Alcohol as Solace and Barter

A. V. Vlasov, Alcohol as Solace and Barter. March 11, 1987

From an interview with the USSR Minister for Internal Affairs (MVD), showing that alcoholism had been acknowledged as a source of social disorder and crime.

Original Source: Izvestiia, 11 March 1987.

Correspondent: Aleksandr Vladimirovich, may I first ask what worries you particularly about alcohol-related crime today?

Vlasov: First of all I will say that more than one third of all crimes are directly linked to drunkenness. This amounts to one in five accidents or traffic accidents and one in nine fires; when it comes to crimes in the home, 60-70 per cent of them are the result of alcohol consumption. It is there-into flats, homes, and hostels-that drunkenness has crept from the streets and enterprises. This is its last firm bastion, which, unfortunately, is not being attacked with sufficient skill and energy. It is there that we find the rowdy drunk, the secret family drinker, the alcohol speculator, and the profligate who organizes binges with fellow drinkers.

I would like to talk frankly about the terrible danger of unrefined vodka and about the bootlegging which has recently come to light. Moonshining today-not only in the villages but in the cities too-has become a very dangerous refuge for alcoholism, is helping to turn people into drunks, and is a source of mercenary gain. It has a particularly strong hold in daily life.

Correspondent: Could you now explain about “unrefined vodka”-how widespread it is, how it is made, and so on? Vlasov: I will try. Whereas in the recent past moonshining was typically a rural “criminal phenomenon,” nowadays approximately 40 per cent of its “manifestations” are recorded in the cities. Along with alcohol speculators, bootleggers have begun to cause serious problems in urban residential areas and hostels. Geographically, the picture looks like this: moonshining is most prevalent in the RSFSR, particularly in large industrial centers in the Urals and Siberia where formerly there were no serious -hotbeds” of this sort. The RSFSR accounts for 72 per cent of all uncovered cases of moonshining, almost half of them in the Bashkir ASSR, Udmurt ASSR, Tatar ASSR, Altai and Krasnoyarsk krais, and Irkutsk, Kemerovo, Tiumen, Orenburg, Perm, Sverdlovsk, and Cheliabinsk oblasts. The “moonshine disease” is spreading in the Ukraine, Belorussia, Kazakhstan, Lithuania, and Moldavia.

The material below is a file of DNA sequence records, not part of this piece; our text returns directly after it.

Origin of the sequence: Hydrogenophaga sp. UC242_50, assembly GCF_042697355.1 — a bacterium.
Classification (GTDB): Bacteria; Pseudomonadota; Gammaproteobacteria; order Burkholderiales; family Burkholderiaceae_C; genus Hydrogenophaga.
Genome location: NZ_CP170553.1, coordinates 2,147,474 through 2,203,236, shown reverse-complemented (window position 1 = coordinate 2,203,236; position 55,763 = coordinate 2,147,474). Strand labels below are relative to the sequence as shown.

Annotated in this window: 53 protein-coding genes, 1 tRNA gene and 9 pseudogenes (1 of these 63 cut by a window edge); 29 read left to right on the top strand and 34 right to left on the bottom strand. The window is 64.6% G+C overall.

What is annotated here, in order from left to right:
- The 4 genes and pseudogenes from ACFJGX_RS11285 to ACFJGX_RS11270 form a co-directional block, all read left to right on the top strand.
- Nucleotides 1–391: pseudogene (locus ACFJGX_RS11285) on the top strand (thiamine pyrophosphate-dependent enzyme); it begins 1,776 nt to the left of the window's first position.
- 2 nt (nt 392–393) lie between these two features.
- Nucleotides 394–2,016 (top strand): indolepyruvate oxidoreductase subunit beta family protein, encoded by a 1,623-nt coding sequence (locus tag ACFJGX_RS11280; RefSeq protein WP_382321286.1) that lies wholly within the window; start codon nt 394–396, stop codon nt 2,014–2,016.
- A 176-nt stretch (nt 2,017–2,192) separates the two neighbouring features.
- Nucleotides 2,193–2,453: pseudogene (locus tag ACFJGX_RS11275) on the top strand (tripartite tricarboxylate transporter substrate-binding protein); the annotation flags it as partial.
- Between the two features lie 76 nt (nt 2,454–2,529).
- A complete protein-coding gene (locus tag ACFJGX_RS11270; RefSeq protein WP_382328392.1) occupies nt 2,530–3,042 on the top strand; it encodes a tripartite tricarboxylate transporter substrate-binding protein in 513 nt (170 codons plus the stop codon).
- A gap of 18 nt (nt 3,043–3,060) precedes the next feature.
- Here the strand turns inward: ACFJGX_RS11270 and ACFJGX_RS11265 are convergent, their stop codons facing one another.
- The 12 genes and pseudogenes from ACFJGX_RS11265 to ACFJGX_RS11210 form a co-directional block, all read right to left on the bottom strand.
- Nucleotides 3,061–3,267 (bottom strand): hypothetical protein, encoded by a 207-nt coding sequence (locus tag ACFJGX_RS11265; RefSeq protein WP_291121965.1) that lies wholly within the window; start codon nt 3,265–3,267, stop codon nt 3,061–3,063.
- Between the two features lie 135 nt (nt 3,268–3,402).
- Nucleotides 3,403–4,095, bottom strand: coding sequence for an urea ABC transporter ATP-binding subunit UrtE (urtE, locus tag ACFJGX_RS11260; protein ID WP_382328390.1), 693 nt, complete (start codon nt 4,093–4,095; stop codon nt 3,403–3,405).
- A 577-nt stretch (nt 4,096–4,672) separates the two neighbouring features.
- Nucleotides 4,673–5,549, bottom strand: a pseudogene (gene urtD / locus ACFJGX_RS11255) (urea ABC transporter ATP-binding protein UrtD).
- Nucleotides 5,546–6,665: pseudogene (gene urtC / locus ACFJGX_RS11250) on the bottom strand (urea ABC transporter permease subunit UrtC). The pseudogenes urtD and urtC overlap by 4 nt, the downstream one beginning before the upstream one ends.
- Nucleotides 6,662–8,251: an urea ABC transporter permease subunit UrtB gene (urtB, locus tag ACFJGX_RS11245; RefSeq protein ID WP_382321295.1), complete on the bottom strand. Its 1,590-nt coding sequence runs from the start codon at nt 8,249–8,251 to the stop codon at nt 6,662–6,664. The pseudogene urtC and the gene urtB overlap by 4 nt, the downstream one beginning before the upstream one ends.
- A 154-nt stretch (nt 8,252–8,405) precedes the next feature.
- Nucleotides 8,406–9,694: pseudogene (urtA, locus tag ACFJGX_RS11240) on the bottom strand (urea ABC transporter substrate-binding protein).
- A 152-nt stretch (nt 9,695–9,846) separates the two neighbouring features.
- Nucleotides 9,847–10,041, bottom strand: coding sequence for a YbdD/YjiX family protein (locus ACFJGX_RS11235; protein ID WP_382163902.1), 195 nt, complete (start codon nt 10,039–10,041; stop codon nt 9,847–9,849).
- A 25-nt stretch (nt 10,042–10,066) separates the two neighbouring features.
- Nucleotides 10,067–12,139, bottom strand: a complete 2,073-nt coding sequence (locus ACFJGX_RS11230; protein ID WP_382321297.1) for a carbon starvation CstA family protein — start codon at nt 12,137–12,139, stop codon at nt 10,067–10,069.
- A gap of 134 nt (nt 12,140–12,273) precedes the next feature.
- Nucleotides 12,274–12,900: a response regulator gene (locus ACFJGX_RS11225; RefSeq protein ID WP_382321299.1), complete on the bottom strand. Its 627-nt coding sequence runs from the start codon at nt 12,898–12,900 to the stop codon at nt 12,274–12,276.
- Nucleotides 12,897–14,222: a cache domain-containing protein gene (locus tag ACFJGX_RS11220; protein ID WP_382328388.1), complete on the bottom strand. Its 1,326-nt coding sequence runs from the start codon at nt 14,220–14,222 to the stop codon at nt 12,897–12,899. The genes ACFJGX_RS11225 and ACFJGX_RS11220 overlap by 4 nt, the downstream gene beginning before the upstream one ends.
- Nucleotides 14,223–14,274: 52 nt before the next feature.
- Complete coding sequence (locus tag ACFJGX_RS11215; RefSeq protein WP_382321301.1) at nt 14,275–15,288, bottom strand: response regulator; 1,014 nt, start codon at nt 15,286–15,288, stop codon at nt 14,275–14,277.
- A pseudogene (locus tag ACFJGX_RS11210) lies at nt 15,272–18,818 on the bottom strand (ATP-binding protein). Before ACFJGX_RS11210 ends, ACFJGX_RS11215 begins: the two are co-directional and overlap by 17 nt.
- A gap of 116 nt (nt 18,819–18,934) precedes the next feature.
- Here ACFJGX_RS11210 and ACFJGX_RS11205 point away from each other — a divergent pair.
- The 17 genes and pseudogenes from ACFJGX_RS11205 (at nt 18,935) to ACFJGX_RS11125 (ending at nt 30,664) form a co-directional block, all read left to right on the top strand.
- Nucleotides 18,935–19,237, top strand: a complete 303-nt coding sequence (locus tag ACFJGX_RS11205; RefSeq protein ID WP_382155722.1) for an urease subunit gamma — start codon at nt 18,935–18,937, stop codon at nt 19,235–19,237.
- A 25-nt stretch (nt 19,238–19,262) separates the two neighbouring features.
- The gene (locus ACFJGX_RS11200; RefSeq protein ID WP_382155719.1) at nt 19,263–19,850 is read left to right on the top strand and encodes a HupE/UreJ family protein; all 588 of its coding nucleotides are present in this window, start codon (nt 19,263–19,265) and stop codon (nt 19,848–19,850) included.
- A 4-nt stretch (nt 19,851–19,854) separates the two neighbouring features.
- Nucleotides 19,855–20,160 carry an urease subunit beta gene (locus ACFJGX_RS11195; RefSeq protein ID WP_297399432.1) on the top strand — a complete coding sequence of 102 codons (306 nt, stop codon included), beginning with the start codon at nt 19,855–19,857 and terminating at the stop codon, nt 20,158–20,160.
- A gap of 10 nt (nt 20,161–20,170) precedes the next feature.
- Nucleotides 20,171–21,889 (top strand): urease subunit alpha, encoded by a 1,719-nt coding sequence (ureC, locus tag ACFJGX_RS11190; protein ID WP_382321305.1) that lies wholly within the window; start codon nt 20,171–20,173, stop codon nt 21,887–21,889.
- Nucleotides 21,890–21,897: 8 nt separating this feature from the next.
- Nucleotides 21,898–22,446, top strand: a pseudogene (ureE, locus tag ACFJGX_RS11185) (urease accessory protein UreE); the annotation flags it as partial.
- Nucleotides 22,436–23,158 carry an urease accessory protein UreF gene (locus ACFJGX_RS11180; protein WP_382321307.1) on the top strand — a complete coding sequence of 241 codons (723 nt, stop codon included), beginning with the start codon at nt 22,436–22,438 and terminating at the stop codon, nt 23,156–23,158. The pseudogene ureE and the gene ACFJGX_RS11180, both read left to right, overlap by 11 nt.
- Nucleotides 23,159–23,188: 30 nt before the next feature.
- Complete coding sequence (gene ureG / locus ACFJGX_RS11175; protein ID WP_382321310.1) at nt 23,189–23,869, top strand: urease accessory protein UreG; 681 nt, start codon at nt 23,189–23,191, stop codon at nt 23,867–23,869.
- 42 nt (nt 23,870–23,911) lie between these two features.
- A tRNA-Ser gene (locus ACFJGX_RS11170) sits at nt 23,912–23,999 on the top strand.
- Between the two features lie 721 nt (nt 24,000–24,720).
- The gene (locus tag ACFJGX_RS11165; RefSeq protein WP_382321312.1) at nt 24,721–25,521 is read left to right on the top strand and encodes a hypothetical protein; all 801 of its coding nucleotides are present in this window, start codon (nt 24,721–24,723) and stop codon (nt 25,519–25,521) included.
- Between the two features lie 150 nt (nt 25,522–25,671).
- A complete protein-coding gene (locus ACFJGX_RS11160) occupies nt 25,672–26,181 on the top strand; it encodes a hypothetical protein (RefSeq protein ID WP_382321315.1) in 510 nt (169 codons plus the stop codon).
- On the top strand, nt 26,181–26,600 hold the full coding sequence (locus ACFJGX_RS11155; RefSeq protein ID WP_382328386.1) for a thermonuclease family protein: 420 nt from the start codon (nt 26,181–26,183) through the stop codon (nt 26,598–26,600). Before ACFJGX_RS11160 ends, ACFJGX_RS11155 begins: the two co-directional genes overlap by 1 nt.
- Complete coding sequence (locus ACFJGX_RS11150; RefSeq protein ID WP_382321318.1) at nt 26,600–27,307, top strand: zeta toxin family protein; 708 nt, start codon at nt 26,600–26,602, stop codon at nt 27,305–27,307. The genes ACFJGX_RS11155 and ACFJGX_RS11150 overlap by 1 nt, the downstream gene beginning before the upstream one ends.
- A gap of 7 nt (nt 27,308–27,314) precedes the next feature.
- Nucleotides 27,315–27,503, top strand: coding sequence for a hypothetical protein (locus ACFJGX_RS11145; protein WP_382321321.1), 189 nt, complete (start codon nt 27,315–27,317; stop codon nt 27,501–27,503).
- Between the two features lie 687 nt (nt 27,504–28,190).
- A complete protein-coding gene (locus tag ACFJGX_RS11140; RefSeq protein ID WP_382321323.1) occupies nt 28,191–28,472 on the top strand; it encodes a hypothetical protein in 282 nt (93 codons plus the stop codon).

Who are our modern moonshiners? According to our information, 50 per cent are workers and employees of urban and rural enterprises; 15 per cent are collective farm workers. 61 per cent of all moonshiners are women (it is deplorable that wives and mothers are drawn into the pernicious process of poisoning their relatives by turning them into drunks!) I must point out that both the producers and the consumers of moonshine have grown younger: 52 per cent of those sentenced are below the age of 30, and only 20 per cent are pensioners. Amongst those who had criminal charges brought against them last year, about 10,000 were people with higher or secondary specialized education, including 4,700 Communists and Komsomol members…

Correspondent: And what kind of damage is all this doing?

Vlasov: Moonshine is extremely harmful and dangerous to health because, in addition to alcohol toxins, it contains a heavy concentration of highly poisonous fuel oils and spirits, metal oxides from the still, and all kinds of “special” additives-from tobacco to hydrochloric acid. In the last 18 months the militia has recorded 90 cases of group poisoning from alcohol substitutes. 200 people have died.

What other damage is caused by this problem’? People become chronic alcoholics far more rapidly from moonshine, particularly teenagers … considerable economic damage is done, because valuable products–thousands of metric tons of sugar, beet, potatoes, and grain–are destroyed by being turned into toxic substances. The sharp increase in sugar sales in a number of regions of the country over the past year a 14-16 per cent increase in Latvia and Moldavia, for example, and a 20 per cent increase in Kirghizia require serious analysis, in particular.